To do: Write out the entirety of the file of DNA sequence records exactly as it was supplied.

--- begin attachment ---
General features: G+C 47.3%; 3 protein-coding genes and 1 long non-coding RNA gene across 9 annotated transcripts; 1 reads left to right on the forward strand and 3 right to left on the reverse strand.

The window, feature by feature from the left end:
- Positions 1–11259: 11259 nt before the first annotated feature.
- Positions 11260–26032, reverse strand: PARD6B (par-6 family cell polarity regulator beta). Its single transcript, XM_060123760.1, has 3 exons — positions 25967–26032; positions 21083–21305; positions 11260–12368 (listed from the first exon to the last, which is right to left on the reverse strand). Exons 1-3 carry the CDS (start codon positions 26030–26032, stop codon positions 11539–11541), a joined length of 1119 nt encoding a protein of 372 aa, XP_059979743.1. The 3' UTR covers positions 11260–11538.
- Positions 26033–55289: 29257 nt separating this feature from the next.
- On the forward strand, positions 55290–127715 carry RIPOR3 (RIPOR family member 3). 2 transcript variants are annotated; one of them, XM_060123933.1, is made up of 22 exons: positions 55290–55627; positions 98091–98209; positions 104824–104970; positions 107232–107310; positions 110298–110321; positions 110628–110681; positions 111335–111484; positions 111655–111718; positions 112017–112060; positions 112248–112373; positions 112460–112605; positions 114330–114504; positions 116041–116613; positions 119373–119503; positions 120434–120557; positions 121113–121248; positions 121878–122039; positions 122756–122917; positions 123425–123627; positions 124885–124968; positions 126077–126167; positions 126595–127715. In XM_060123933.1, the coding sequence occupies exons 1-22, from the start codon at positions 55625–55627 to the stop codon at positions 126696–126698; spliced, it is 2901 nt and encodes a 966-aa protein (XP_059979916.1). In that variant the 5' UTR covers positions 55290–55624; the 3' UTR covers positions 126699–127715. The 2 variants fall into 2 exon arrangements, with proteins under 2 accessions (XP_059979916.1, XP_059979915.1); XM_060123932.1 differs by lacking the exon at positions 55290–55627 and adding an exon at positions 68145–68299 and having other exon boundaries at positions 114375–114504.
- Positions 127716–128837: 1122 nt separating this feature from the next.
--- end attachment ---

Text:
General features: G+C 47.3%; 3 protein-coding genes and 1 long non-coding RNA gene across 9 annotated transcripts; 1 reads left to right on the forward strand and 3 right to left on the reverse strand.

The window, feature by feature from the left end:
- Positions 1–11259: 11259 nt before the first annotated feature.
- Positions 11260–26032, reverse strand: PARD6B (par-6 family cell polarity regulator beta). Its single transcript, XM_060123760.1, has 3 exons — positions 25967–26032; positions 21083–21305; positions 11260–12368 (listed from the first exon to the last, which is right to left on the reverse strand). Exons 1-3 carry the CDS (start codon positions 26030–26032, stop codon positions 11539–11541), a joined length of 1119 nt encoding a protein of 372 aa, XP_059979743.1. The 3' UTR covers positions 11260–11538.
- Positions 26033–55289: 29257 nt separating this feature from the next.
- On the forward strand, positions 55290–127715 carry RIPOR3 (RIPOR family member 3). 2 transcript variants are annotated; one of them, XM_060123933.1, is made up of 22 exons: positions 55290–55627; positions 98091–98209; positions 104824–104970; positions 107232–107310; positions 110298–110321; positions 110628–110681; positions 111335–111484; positions 111655–111718; positions 112017–112060; positions 112248–112373; positions 112460–112605; positions 114330–114504; positions 116041–116613; positions 119373–119503; positions 120434–120557; positions 121113–121248; positions 121878–122039; positions 122756–122917; positions 123425–123627; positions 124885–124968; positions 126077–126167; positions 126595–127715. In XM_060123933.1, the coding sequence occupies exons 1-22, from the start codon at positions 55625–55627 to the stop codon at positions 126696–126698; spliced, it is 2901 nt and encodes a 966-aa protein (XP_059979916.1). In that variant the 5' UTR covers positions 55290–55624; the 3' UTR covers positions 126699–127715. The 2 variants fall into 2 exon arrangements, with proteins under 2 accessions (XP_059979916.1, XP_059979915.1); XM_060123932.1 differs by lacking the exon at positions 55290–55627 and adding an exon at positions 68145–68299 and having other exon boundaries at positions 114375–114504.
- Positions 127716–128837: 1122 nt separating this feature from the next.